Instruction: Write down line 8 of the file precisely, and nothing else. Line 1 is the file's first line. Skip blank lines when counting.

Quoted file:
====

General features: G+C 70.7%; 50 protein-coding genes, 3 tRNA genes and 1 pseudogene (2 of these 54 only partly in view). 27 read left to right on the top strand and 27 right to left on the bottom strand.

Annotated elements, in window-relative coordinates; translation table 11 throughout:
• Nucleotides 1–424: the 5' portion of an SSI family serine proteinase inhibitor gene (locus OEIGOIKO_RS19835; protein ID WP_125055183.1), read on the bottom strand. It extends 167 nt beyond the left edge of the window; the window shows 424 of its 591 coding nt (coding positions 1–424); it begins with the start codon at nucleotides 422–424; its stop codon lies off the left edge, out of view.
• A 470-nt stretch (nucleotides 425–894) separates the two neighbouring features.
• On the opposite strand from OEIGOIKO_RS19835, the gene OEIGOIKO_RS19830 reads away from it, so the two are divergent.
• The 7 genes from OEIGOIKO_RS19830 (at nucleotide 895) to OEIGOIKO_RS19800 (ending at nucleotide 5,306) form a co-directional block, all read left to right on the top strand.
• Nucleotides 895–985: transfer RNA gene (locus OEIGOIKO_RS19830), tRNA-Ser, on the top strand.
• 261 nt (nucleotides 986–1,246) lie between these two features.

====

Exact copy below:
• 261 nt (nucleotides 986–1,246) lie between these two features.